In this new as-literal-as-it-gets translation of the New Testament, Orthodox scholar David Bentley Hart, seeks to remedy this by translating “as if no doctrine were given”. The result is a version of the New Testament at odds with great portions of traditional Protestant theology.
For a long time few options have been available for those who wanted an alternative to the often dogmatically laden Bible translations commonly available in English (and many other languages)
In his new as-literal-as-it-gets translation of the New Testament, Orthodox scholar David Bentley Hart, seeks to remedy this by translating “as if no doctrine were given”. The result is a version of the New Testament at odds with great portions of traditional Protestant theology.
The translation also contains a nice introduction and a comprehensive post-script where Hart explains some of his more controversial translation choices.
Hart opts for translating the Greek words aion and aionion, traditionally translated as ‘eternity’ and ‘eternal’, by words more close to the original meaning of ‘age’ and ‘pertaining to an age’. But unlike, e.g. Young’s literal translation that translates aionios as ‘age-enduring,’ Hart chooses to render aionios as ‘of’ or ‘in’ the ‘Age’.
As with many others who defend a universalist soteriology, Hart argues that what has often been perceived as ‘eternal’ in the sense of being ‘never-ending’ should in fact not be understood so. This means that there are no biblical warrant for the belief in eternal (in the sense of never-ending) punishment:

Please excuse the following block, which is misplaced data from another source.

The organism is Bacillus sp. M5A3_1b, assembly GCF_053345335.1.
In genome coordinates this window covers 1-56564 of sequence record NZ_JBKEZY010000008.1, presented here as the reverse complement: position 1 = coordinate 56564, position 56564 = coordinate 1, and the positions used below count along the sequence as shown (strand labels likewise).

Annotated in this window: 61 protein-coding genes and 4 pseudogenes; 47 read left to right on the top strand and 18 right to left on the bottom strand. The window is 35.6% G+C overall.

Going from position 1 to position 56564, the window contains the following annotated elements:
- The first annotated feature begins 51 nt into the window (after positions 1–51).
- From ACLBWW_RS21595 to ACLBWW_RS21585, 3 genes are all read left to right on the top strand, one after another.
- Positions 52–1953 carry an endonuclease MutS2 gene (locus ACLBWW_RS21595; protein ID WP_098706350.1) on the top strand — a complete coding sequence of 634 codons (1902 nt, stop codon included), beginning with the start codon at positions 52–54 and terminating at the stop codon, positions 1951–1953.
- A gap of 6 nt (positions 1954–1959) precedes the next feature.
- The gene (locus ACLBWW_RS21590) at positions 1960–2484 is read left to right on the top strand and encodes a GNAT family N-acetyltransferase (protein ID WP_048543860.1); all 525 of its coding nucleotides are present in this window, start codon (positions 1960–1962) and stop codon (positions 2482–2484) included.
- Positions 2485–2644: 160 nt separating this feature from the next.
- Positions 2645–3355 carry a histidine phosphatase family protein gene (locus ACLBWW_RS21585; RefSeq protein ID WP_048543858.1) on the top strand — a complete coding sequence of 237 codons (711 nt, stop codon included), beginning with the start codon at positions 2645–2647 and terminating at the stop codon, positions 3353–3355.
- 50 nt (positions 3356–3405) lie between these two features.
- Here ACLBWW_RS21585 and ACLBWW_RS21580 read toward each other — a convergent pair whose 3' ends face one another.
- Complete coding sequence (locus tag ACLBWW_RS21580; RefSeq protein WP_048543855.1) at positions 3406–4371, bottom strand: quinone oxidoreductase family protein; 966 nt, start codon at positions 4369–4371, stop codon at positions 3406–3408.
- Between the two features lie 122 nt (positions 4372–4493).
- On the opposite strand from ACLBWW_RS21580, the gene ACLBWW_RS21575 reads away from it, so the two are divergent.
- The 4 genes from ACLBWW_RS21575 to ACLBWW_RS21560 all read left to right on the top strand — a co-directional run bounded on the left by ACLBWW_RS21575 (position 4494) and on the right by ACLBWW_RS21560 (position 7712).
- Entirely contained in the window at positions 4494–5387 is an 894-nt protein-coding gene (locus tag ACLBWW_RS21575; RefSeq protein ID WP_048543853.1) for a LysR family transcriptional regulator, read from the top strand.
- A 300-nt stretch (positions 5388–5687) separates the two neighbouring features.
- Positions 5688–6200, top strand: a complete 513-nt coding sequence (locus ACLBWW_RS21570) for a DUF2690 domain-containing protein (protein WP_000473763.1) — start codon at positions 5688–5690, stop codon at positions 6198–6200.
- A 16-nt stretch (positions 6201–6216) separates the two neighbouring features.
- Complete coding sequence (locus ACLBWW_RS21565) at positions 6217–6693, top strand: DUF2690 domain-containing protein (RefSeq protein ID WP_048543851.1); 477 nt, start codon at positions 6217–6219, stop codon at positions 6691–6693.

“[…] in the original Greek of the New Testament, there really are only three verses that seem to threaten “eternal punishment” for the wicked (though, in fact, none of them actually does), and many who are doctrinally or emotionally committed to the idea of eternal torment for the unelect would feel gravely bereaved if the delicious clarity of the seemingly most explicit of those verses were allowed to be obscured behind a haze of lexical indeterminacy. To these I can say only that, if they really wish to believe in the everlasting torment of the reprobate, they are perfectly free to do so, whether there is any absolute unquestionable scriptural warrant for doing so or not; but, then again, even the Greek word typically rendered as “punishment” in that verse raises problems of translation […]” (Hart 2018, p. 541f).
Get it here.